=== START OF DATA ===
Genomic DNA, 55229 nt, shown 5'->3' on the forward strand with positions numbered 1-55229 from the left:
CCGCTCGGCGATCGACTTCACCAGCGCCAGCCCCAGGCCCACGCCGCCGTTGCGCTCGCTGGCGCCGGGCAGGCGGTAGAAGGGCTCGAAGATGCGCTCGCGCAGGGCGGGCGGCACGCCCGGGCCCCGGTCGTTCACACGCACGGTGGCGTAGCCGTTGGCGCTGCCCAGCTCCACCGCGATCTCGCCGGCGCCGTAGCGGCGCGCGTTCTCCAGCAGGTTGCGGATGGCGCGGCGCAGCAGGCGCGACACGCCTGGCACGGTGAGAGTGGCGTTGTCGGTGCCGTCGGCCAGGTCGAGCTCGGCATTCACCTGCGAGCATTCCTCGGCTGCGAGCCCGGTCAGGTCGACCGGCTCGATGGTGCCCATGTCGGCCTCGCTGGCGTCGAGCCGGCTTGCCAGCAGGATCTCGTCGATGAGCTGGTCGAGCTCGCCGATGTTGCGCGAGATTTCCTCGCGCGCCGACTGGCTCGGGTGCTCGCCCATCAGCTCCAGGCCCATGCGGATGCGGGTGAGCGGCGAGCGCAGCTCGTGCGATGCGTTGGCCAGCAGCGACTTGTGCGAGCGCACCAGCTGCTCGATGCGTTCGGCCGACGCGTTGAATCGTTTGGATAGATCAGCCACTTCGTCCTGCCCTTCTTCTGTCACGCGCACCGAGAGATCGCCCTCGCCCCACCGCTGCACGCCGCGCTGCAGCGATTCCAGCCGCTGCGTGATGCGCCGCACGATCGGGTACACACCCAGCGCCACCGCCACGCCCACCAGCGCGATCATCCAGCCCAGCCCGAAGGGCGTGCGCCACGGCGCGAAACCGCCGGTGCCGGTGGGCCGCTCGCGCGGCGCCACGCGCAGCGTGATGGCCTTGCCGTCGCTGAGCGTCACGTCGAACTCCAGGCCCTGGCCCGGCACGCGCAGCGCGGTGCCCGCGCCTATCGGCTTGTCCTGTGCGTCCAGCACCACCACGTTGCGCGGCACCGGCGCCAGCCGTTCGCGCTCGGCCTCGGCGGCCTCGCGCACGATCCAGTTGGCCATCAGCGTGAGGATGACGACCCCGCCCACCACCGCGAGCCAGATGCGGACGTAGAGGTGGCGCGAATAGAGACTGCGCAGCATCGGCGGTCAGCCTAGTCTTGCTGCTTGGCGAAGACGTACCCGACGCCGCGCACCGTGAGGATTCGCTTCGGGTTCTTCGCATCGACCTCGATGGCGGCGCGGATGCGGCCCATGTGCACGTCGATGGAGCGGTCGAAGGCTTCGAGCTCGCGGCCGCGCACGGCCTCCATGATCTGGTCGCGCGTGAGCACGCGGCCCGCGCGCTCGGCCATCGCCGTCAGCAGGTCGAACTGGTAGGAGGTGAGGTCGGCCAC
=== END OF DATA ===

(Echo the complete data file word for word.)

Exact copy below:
Genomic DNA, 55229 nt, shown 5'->3' on the forward strand with positions numbered 1-55229 from the left:
CCGCTCGGCGATCGACTTCACCAGCGCCAGCCCCAGGCCCACGCCGCCGTTGCGCTCGCTGGCGCCGGGCAGGCGGTAGAAGGGCTCGAAGATGCGCTCGCGCAGGGCGGGCGGCACGCCCGGGCCCCGGTCGTTCACACGCACGGTGGCGTAGCCGTTGGCGCTGCCCAGCTCCACCGCGATCTCGCCGGCGCCGTAGCGGCGCGCGTTCTCCAGCAGGTTGCGGATGGCGCGGCGCAGCAGGCGCGACACGCCTGGCACGGTGAGAGTGGCGTTGTCGGTGCCGTCGGCCAGGTCGAGCTCGGCATTCACCTGCGAGCATTCCTCGGCTGCGAGCCCGGTCAGGTCGACCGGCTCGATGGTGCCCATGTCGGCCTCGCTGGCGTCGAGCCGGCTTGCCAGCAGGATCTCGTCGATGAGCTGGTCGAGCTCGCCGATGTTGCGCGAGATTTCCTCGCGCGCCGACTGGCTCGGGTGCTCGCCCATCAGCTCCAGGCCCATGCGGATGCGGGTGAGCGGCGAGCGCAGCTCGTGCGATGCGTTGGCCAGCAGCGACTTGTGCGAGCGCACCAGCTGCTCGATGCGTTCGGCCGACGCGTTGAATCGTTTGGATAGATCAGCCACTTCGTCCTGCCCTTCTTCTGTCACGCGCACCGAGAGATCGCCCTCGCCCCACCGCTGCACGCCGCGCTGCAGCGATTCCAGCCGCTGCGTGATGCGCCGCACGATCGGGTACACACCCAGCGCCACCGCCACGCCCACCAGCGCGATCATCCAGCCCAGCCCGAAGGGCGTGCGCCACGGCGCGAAACCGCCGGTGCCGGTGGGCCGCTCGCGCGGCGCCACGCGCAGCGTGATGGCCTTGCCGTCGCTGAGCGTCACGTCGAACTCCAGGCCCTGGCCCGGCACGCGCAGCGCGGTGCCCGCGCCTATCGGCTTGTCCTGTGCGTCCAGCACCACCACGTTGCGCGGCACCGGCGCCAGCCGTTCGCGCTCGGCCTCGGCGGCCTCGCGCACGATCCAGTTGGCCATCAGCGTGAGGATGACGACCCCGCCCACCACCGCGAGCCAGATGCGGACGTAGAGGTGGCGCGAATAGAGACTGCGCAGCATCGGCGGTCAGCCTAGTCTTGCTGCTTGGCGAAGACGTACCCGACGCCGCGCACCGTGAGGATTCGCTTCGGGTTCTTCGCATCGACCTCGATGGCGGCGCGGATGCGGCCCATGTGCACGTCGATGGAGCGGTCGAAGGCTTCGAGCTCGCGGCCGCGCACGGCCTCCATGATCTGGTCGCGCGTGAGCACGCGGCCCGCGCGCTCGGCCATCGCCGTCAGCAGGTCGAACTGGTAGGAGGTGAGGTCGGCCAC